Immigration Law Is All About Family

How many family members can you bring to the USA?

On Behalf of | Jun 24, 2022 | Family Immigration

You’ve been living in the United States for a long time. You were naturalized recently, too, meaning that you are now a citizen and may stay in the United States permanently.

With your naturalization, you can bring family members to the United States more easily. You may want to bring over your parents, children, or siblings, so they can live with you, too.

How many people can you bring to the United States?

The number of family members you can bring to the U.S. is not exactly finite, but it isn’t unlimited, either. On one hand, you are able to sponsor as many close relatives as you’d like, but on the other, you’re limited to bringing only certain relatives. For example, U.S. citizens may bring:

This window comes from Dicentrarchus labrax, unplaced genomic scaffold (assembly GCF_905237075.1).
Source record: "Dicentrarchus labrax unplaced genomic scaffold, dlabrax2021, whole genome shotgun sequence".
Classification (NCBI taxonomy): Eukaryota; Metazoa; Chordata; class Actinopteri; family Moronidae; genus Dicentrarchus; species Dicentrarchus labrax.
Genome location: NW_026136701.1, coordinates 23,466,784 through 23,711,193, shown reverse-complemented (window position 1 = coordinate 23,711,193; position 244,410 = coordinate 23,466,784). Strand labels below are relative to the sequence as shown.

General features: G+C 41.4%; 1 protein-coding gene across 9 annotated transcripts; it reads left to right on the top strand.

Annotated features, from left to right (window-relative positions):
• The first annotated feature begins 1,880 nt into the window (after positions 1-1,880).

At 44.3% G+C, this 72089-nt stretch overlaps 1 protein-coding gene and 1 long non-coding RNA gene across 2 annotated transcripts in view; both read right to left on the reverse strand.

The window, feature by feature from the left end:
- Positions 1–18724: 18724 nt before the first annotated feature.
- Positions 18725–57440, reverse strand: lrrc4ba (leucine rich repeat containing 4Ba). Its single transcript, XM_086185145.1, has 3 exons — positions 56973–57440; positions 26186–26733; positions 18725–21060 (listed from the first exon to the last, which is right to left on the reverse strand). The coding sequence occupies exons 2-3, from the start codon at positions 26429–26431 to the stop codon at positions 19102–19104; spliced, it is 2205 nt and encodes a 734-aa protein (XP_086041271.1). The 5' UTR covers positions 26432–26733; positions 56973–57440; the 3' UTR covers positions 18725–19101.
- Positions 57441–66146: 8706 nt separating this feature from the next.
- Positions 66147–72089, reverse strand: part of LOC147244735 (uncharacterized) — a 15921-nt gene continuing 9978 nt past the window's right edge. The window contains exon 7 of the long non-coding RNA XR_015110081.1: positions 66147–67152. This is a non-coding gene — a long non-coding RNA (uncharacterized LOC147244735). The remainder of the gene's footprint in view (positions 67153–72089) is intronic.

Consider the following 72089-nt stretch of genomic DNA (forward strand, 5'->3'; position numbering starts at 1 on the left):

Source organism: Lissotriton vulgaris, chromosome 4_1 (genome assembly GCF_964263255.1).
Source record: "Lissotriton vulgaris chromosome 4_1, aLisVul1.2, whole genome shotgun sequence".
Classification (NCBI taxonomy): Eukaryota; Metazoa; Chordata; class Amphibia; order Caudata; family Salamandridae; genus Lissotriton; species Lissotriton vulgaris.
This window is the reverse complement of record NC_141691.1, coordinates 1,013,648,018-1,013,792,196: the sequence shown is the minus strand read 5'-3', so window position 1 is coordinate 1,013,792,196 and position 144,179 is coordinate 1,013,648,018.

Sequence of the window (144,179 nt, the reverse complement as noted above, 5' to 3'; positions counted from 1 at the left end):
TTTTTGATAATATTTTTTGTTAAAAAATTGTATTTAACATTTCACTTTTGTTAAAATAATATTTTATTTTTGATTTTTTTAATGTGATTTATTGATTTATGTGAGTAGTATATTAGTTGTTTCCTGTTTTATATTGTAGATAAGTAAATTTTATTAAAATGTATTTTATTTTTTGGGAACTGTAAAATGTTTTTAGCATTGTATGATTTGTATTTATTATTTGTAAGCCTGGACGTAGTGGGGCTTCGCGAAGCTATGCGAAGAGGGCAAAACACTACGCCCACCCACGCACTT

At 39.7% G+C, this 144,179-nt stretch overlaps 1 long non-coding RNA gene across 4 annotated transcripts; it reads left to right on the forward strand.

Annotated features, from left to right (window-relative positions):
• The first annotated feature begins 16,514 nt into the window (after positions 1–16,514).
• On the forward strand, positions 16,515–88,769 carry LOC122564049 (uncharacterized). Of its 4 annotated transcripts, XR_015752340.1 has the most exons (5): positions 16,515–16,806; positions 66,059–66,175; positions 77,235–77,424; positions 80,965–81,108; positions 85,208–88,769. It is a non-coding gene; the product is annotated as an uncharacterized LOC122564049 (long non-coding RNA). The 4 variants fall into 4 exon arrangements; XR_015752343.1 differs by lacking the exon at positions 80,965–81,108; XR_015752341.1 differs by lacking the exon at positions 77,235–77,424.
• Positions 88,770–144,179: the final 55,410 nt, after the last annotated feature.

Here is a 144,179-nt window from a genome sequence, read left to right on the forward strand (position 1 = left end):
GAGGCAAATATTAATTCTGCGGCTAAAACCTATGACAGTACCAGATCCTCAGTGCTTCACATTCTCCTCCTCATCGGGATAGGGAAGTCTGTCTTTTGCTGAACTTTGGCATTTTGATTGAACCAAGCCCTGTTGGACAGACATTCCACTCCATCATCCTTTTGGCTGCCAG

• Married and unmarried children (including adult children)
  • Married children’s spouses and children
  • Unmarried children’s children
  • Their parents
  • Their siblings

It is not typically acceptable to petition to bring distant relatives into the country. That means that aunts, uncles, grandparents, cousins or others may not be able to come to the US.

There are also fees associated with bringing anyone to the United States as an immigrant. The I-130 form has fees, $535 as of 2022, and there is a waiting period for all family members. For example, in 2018, the waiting period for a sister of a U.S. citizen still living in the Philippines was close to 24 years.

Why so long? There has to be a visa available. There are only a limited number of immigrants allowed into the country each year, which caps how many people can come in general.

If you want to bring your family to the U.S., get started

It can take many years to bring your loved ones to the country. While the exact length of time will depend on where they currently live and the immigration caps for the year, you should expect to wait for at least a few years before they can come to the United States. Starting the petition process now will help get them here sooner, so your family can join you and start a new life in the U.S.